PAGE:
Though her heart has been broken, Margaret Jennings finds author Alice Taylor, aged 76, still has a passion and openness towards life
SHE was 50 and on the cusp of the menopause when fame came knocking on her door. But Cork writer Alice Taylor, now 76, says she had so much going on, “I hadn’t time to look around me.”
She heeded the words of her mother who had advised ‘The less you take notice of the change of life, the better’.
“And I did what I always do, when I have something on the horizon — I bought a book on the menopause, to get informed, to read about somebody who had walked in those shoes.”
Back then she had almost reared her five children but the youngest, her only daughter, Lena, who she had at 42, was nine. She had written To School Through The Fields, her bestselling memoir of her rural childhood which made her a Late Late Show star and a household name.
When I mention the theory that women are supposed to get more creative post-menopause, the pitch of her voice rises excitedly at this new nugget of information and she immediately makes sense of it, suggesting it would be nature’s way of redirecting female energy.
She herself has no shortage of that creative energy. Fifteen published books later — and another in the making — she says writing is like eating for her, a life force.
One of her more recent works has been And Time Stood Still, about bereavement. Again, when her beloved husband Gabriel Murphy died unexpectedly of a brain haemorrhage nine years ago, she turned to books to cope, because “the ground beneath my feet split open and I had to crawl out of it — I couldn’t stay there.”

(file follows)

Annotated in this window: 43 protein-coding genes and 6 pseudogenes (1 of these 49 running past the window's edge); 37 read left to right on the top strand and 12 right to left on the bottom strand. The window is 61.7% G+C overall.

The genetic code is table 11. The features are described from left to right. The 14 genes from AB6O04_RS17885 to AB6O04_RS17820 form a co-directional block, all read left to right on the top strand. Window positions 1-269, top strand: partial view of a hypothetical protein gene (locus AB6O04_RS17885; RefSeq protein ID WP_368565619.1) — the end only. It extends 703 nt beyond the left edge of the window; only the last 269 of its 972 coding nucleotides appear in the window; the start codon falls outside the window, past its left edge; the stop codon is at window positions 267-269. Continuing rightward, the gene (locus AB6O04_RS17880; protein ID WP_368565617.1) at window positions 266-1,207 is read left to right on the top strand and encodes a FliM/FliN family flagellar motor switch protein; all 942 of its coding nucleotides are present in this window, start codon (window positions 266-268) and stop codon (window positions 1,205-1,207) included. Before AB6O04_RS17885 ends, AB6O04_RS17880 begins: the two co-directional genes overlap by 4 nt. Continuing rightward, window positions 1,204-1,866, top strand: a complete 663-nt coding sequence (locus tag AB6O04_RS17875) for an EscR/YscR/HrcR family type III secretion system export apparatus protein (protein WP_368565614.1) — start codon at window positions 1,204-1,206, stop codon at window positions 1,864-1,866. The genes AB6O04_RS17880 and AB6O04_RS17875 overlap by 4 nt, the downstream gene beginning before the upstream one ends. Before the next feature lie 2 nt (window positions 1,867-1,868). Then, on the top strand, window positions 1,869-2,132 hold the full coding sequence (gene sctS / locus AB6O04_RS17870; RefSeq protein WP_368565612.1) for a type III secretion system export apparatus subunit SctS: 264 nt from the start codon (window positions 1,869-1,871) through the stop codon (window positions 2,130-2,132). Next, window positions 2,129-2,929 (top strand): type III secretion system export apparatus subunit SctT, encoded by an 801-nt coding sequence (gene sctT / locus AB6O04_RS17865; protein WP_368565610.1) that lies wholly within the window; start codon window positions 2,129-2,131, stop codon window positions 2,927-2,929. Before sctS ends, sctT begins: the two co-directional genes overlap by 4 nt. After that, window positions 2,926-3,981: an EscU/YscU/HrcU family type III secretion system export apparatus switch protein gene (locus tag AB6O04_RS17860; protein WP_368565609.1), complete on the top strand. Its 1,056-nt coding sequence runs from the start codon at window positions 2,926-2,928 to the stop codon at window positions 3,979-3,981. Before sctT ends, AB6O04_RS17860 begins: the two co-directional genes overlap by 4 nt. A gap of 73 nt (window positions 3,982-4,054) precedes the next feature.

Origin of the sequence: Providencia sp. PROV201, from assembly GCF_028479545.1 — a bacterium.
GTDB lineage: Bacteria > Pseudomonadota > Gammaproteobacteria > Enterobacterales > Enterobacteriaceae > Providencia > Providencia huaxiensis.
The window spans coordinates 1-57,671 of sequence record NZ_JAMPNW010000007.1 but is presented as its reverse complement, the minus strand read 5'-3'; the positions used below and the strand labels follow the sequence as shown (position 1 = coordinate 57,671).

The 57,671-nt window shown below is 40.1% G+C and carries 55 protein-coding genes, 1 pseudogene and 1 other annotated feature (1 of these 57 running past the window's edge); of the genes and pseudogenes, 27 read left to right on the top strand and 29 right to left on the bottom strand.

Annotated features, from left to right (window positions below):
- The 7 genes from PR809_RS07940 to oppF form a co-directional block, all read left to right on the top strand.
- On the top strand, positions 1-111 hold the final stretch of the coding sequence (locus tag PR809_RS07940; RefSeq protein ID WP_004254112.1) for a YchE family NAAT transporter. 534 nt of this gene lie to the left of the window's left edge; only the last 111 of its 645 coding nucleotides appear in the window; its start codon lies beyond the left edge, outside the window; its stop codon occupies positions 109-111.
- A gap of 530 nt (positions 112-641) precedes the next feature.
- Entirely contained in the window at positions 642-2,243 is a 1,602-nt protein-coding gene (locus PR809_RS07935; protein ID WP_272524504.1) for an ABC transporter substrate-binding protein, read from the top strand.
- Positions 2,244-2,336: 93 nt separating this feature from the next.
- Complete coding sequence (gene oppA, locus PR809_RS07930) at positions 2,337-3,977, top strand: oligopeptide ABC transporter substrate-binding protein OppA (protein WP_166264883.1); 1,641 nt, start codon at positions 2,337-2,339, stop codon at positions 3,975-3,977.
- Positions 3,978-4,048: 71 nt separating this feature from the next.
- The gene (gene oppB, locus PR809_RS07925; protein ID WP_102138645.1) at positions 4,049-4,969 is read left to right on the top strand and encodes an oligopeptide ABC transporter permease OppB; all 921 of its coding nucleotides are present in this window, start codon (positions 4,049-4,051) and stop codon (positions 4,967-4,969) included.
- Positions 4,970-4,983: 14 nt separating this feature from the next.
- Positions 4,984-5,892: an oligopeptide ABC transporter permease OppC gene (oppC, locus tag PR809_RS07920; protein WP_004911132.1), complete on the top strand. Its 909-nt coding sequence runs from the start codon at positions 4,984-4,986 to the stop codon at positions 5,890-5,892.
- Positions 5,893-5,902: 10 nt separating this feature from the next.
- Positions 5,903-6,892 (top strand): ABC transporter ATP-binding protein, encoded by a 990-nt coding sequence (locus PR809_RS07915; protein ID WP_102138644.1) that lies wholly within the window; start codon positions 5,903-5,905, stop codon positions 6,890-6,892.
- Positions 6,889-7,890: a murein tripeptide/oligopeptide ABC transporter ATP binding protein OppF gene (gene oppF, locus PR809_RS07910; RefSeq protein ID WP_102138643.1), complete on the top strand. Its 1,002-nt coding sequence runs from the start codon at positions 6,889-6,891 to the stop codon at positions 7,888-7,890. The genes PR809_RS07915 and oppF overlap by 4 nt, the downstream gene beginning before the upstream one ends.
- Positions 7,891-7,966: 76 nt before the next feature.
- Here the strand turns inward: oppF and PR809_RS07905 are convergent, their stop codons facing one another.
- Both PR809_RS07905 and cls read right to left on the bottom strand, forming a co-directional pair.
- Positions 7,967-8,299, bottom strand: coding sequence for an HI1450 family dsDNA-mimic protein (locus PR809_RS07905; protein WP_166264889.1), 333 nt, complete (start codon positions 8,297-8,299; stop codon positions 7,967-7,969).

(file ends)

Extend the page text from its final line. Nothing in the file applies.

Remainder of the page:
Since she could not find any Irish books at the time on the subject, she afterwards wrote one — partly based on her own personal journal she keeps — and now gets huge satisfaction when people tell her that something in the writing touches or consoles them in the midst of their loss.
But before that it took her four years to come back to any kind of normality after the sudden loss of her soulmate, who one Thursday in November in the “bleak and cold” took in the post as normal, collapsed on the floor in a coma and died two days later.
Married at 23, she says she was “clueless” when she moved to Innishannon village to help run the post office and grocery with Gabriel. But over the ensuing 44 years she credits his warm openness and generosity of spirit in allowing her total freedom to evolve into the person she became.
Apart from the odd ache and pain it sounds like Alice continues to blaze through life with an eternal optimism. It seems fitting as a grandmother and writer she was chosen to help seven- year-old Leah O’Brien in Kilbarrack, Dublin, write a children’s book about her granddad Peter in The Family Project, which featured on RTE One last Monday night.
She relished the new experience of entering an inner city home and meeting a family from a totally different background to her own country roots.
As far as how we should age healthily Alice ticks all the boxes. She is deeply embedded and actively involved in her local community; her children, apart from one, all live nearby or in the country; she is firmly grounded in her religious beliefs, though open to others’ perspectives; she has a passion and openness towards life and though she loves company also enjoys her own solitary pursuits including gardening, painting, and meditation.
And all this continues, despite the “earthquake” that rocked her life almost a decade ago: “When we closed the coffin on Gabriel, I thought will I ever get myself right again — my life is gone in there”.
But she admits she does “whatever helps” to keep going. She believes that “our creativity is our divinity” and just like when that other major change occurred back in her early fifties, she keeps writing, writing, writing.
nThe Family Project continues on RTE One, Monday nights at 8pm for another four weeks.
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